If you follow this approach, be mindful to get enough fibre, vitamins (such as vitamin C, folic acid, and some B vitamins), and minerals (such as calcium, potassium and magnesium).
People who have celiac disease must follow a strictly gluten-free diet to stay healthy. Unfortunately for them, this diet has also been co-opted by many trendy eaters, which can put people with celiac at greater risk for being ‘glutened’ when they go out to eat. It’s understandable (but unfortunate) that many eating establishments don’t take requests of gluten-free seriously when they have customers who ask for gluten-free meals and then nibble on bread or order a beer.
There’s no evidence that eliminating gluten is particularly beneficial for people who don’t have celiac disease. Sure, many of us could benefit from consuming less bread, fewer baked goods, and a greater variety of grains. But that doesn’t mean gluten is necessarily causing us harm. Some people do see weight loss when they cut out gluten, as they’re cutting out extra calories, and some do feel better overall when they eliminate gluten. However, that’s usually because they’re eliminating less healthy processed foods, not because they cut out gluten.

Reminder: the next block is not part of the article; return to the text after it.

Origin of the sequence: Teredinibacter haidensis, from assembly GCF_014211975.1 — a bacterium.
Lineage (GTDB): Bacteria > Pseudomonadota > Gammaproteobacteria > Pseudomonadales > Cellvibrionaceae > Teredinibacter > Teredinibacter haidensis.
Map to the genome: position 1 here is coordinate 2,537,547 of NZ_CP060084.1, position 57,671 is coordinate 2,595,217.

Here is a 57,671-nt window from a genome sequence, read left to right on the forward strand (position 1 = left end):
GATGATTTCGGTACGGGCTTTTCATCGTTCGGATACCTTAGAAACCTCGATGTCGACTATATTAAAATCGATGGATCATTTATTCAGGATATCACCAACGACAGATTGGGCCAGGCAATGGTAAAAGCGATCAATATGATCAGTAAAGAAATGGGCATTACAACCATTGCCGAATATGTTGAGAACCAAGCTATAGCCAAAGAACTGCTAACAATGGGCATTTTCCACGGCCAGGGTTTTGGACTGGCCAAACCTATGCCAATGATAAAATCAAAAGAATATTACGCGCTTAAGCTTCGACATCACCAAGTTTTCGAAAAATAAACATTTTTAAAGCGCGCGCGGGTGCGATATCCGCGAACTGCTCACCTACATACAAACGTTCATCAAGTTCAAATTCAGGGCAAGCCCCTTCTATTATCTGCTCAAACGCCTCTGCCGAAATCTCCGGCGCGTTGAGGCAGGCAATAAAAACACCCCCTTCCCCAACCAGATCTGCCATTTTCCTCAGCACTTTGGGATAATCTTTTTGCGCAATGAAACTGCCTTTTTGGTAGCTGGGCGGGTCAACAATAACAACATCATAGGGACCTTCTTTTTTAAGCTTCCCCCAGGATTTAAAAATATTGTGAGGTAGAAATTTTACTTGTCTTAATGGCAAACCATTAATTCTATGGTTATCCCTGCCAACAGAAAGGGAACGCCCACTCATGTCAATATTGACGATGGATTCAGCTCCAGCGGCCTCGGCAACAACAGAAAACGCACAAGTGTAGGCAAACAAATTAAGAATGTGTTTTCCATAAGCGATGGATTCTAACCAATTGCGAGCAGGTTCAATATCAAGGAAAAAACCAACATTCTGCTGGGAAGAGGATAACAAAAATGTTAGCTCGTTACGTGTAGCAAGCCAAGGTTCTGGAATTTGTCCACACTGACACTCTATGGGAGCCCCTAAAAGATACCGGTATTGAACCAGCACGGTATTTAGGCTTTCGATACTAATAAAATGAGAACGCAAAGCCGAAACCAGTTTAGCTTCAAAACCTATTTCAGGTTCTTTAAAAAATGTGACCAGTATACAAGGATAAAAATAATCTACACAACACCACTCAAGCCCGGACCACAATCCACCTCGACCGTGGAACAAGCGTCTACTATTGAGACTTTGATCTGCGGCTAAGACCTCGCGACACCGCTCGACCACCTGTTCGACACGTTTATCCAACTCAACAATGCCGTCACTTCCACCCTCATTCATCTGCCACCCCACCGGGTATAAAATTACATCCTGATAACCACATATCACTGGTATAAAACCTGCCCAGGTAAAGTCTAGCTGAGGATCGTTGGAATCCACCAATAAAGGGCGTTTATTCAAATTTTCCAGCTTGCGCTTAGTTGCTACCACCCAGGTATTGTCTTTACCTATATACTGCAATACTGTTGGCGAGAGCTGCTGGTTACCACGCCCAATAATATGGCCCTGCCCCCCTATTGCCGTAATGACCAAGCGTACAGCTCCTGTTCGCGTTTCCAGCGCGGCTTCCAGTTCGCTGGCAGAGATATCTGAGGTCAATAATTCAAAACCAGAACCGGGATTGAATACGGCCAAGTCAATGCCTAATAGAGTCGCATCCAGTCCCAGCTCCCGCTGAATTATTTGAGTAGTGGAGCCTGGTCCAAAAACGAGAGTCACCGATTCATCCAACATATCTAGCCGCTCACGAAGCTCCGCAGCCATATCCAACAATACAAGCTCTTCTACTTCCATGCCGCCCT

Because there are so many gluten-free packaged foods available these days, following a gluten-free diet can actually be less healthy than eating a balanced diet. Gluten-free baked goods often contain more calories, sugar and fat, and less fibre, than their gluten-containing counterparts. Ready-to-eat packaged foods should be considered a treat on both gluten-free and gluten-full diets. Nutrients of concern on a gluten-free diet include: fibre, and other vitamins and minerals if processed gluten-free products are being relied on.
Considering the recent news that the average American gets 60 per cent of their calories from ultra-processed foods, I want to point out that most people are probably at greater risk for nutrient deficiencies than anyone who follows any of the aforementioned diets.
Pretty much any diet has its pitfalls. As a dietitian, the biggest concern I have with most diets is that they have an end date. If you want to see sustained changes in your health you need to make sustainable changes to your diet. Generally, the best things you can do are to consume more vegetables and cook more of your meals yourself. You don’t need to place complicated restrictions on what you eat.